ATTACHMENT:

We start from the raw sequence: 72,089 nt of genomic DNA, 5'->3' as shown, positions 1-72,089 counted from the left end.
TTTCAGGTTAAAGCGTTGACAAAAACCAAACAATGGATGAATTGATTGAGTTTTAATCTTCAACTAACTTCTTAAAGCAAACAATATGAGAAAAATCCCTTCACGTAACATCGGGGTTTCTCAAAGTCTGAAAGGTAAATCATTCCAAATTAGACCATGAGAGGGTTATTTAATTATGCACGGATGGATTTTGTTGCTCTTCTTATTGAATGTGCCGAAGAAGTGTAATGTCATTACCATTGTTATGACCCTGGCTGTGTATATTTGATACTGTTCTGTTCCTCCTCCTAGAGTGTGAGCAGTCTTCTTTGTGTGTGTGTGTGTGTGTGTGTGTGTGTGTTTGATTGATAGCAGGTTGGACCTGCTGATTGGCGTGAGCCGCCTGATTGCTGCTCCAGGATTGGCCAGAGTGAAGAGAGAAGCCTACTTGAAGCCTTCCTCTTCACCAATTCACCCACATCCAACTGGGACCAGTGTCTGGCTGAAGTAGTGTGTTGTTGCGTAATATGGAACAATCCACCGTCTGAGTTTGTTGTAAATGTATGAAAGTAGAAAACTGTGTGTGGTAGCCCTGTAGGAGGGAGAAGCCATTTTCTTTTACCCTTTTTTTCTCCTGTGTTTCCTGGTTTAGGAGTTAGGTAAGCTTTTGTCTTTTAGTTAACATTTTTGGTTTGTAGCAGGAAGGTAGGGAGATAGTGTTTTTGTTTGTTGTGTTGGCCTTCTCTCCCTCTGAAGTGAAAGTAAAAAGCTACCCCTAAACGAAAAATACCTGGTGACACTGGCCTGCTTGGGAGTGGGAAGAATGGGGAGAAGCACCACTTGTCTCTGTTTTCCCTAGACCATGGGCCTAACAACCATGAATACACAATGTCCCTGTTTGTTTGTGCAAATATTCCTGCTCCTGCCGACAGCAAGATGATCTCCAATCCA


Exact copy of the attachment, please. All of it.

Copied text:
We start from the raw sequence: 72,089 nt of genomic DNA, 5'->3' as shown, positions 1-72,089 counted from the left end.
TTTCAGGTTAAAGCGTTGACAAAAACCAAACAATGGATGAATTGATTGAGTTTTAATCTTCAACTAACTTCTTAAAGCAAACAATATGAGAAAAATCCCTTCACGTAACATCGGGGTTTCTCAAAGTCTGAAAGGTAAATCATTCCAAATTAGACCATGAGAGGGTTATTTAATTATGCACGGATGGATTTTGTTGCTCTTCTTATTGAATGTGCCGAAGAAGTGTAATGTCATTACCATTGTTATGACCCTGGCTGTGTATATTTGATACTGTTCTGTTCCTCCTCCTAGAGTGTGAGCAGTCTTCTTTGTGTGTGTGTGTGTGTGTGTGTGTGTGTGTTTGATTGATAGCAGGTTGGACCTGCTGATTGGCGTGAGCCGCCTGATTGCTGCTCCAGGATTGGCCAGAGTGAAGAGAGAAGCCTACTTGAAGCCTTCCTCTTCACCAATTCACCCACATCCAACTGGGACCAGTGTCTGGCTGAAGTAGTGTGTTGTTGCGTAATATGGAACAATCCACCGTCTGAGTTTGTTGTAAATGTATGAAAGTAGAAAACTGTGTGTGGTAGCCCTGTAGGAGGGAGAAGCCATTTTCTTTTACCCTTTTTTTCTCCTGTGTTTCCTGGTTTAGGAGTTAGGTAAGCTTTTGTCTTTTAGTTAACATTTTTGGTTTGTAGCAGGAAGGTAGGGAGATAGTGTTTTTGTTTGTTGTGTTGGCCTTCTCTCCCTCTGAAGTGAAAGTAAAAAGCTACCCCTAAACGAAAAATACCTGGTGACACTGGCCTGCTTGGGAGTGGGAAGAATGGGGAGAAGCACCACTTGTCTCTGTTTTCCCTAGACCATGGGCCTAACAACCATGAATACACAATGTCCCTGTTTGTTTGTGCAAATATTCCTGCTCCTGCCGACAGCAAGATGATCTCCAATCCA